by Leonard Gill
The latest in the “Communities in Conversation” lecture series at Rhodes College could for one night only be retitled “communities in conflict.” That’s because the topic on Monday night will be Muslims and Jews in France, and Mandel, of Brown University, is just the lecturer to sort through the complicated issues. Her latest book, Muslims and Jews in France: History of a Conflict (Princeton University Press), appeared this past January.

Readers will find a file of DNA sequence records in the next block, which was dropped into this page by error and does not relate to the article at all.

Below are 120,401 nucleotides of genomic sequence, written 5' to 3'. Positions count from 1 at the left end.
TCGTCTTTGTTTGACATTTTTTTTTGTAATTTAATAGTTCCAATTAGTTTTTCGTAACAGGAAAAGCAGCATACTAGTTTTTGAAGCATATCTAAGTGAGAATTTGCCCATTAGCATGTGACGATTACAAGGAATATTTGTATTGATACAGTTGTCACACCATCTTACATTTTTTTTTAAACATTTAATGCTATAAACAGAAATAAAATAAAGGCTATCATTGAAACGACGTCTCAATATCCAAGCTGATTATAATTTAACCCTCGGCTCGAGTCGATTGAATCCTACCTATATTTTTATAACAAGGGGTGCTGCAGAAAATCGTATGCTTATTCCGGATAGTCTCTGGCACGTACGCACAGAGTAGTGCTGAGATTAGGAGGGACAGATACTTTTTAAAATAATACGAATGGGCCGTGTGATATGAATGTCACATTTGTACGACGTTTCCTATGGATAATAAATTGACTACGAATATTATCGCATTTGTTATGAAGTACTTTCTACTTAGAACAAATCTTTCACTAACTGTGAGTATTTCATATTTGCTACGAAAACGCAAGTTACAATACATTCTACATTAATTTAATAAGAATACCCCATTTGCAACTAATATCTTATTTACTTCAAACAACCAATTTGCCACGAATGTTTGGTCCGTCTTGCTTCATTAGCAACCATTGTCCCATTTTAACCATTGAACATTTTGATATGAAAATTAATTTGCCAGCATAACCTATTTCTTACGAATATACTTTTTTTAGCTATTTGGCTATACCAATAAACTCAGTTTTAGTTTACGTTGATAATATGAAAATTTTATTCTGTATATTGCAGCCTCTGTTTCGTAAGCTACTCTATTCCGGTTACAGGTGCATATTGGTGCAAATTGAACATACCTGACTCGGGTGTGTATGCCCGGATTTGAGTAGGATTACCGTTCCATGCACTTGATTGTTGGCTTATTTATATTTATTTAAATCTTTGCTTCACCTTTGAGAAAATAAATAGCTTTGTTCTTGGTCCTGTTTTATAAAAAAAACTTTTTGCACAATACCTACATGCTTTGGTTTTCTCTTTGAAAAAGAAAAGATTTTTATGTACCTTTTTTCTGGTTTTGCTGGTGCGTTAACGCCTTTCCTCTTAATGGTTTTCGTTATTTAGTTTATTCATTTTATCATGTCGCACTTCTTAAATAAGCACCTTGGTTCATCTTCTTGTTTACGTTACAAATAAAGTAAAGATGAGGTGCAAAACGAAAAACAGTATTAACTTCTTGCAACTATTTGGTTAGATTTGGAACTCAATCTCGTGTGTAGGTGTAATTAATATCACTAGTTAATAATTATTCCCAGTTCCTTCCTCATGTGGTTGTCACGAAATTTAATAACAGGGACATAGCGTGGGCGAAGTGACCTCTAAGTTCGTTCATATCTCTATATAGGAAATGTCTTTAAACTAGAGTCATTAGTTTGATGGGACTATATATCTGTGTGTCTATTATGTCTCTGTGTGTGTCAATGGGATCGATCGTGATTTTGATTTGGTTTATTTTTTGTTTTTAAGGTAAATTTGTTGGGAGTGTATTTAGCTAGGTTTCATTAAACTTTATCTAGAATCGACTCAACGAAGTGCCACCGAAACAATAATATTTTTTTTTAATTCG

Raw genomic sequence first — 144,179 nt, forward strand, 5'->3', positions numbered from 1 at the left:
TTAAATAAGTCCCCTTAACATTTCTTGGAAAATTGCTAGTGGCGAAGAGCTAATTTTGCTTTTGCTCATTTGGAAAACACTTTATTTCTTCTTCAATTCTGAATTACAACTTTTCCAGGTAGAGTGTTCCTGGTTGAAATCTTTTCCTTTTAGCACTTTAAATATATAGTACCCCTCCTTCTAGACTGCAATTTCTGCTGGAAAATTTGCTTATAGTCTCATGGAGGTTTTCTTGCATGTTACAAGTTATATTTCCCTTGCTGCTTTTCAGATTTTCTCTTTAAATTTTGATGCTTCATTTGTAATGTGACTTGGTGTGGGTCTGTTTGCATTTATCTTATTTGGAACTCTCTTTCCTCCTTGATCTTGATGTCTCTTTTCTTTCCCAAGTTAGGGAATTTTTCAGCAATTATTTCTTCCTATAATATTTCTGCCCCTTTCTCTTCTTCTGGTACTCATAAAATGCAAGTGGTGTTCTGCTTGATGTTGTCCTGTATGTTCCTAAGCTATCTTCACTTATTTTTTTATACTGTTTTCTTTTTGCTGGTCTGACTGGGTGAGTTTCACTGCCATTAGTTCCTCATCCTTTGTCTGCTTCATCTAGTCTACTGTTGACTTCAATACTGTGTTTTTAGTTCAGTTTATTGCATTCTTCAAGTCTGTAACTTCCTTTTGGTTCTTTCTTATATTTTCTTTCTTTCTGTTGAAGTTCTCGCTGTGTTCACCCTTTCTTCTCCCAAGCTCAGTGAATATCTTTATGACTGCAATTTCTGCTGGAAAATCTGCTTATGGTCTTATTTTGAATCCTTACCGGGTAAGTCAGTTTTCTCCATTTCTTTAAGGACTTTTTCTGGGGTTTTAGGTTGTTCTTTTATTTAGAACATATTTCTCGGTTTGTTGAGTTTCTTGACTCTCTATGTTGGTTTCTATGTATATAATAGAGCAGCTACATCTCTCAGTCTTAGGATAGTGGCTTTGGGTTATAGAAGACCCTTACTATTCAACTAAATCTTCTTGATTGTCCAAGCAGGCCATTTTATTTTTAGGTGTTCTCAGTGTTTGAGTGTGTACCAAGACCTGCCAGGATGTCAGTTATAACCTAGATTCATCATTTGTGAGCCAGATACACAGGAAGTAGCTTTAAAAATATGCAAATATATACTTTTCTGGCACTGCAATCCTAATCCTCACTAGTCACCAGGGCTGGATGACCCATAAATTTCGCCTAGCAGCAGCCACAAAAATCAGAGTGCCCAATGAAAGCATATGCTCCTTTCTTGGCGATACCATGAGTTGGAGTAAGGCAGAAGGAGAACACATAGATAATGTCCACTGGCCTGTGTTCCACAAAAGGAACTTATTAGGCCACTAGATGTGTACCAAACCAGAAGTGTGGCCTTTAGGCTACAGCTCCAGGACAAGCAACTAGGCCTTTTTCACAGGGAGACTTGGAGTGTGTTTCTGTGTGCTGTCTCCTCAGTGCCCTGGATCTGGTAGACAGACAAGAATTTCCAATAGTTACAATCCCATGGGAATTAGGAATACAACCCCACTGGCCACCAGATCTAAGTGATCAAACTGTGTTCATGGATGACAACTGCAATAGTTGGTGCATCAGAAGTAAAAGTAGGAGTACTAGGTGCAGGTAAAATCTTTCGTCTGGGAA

But if you can’t make it to either of Mandel’s Memphis appearances, you can still hear what she has to say on the relationship between French Muslims and Jews. And not only Muslims and Jews. Her book examines the “narrative of conflict” within contemporary French society as a whole — a narrative that cannot be understood unless we also take into account the country’s end-of-empire decolonization, immigration, secularization, racism, and anti-Semitism. Into that polarizing mix, factor in Mandel’s broad compass (postwar North African, Israeli, and Palestinian history) and you have what the author calls “comparative history” and a better understanding of the forces at work. In an interview with Jonathan Judaken that aired last week on WKNO-FM, Maud Mandel explained. •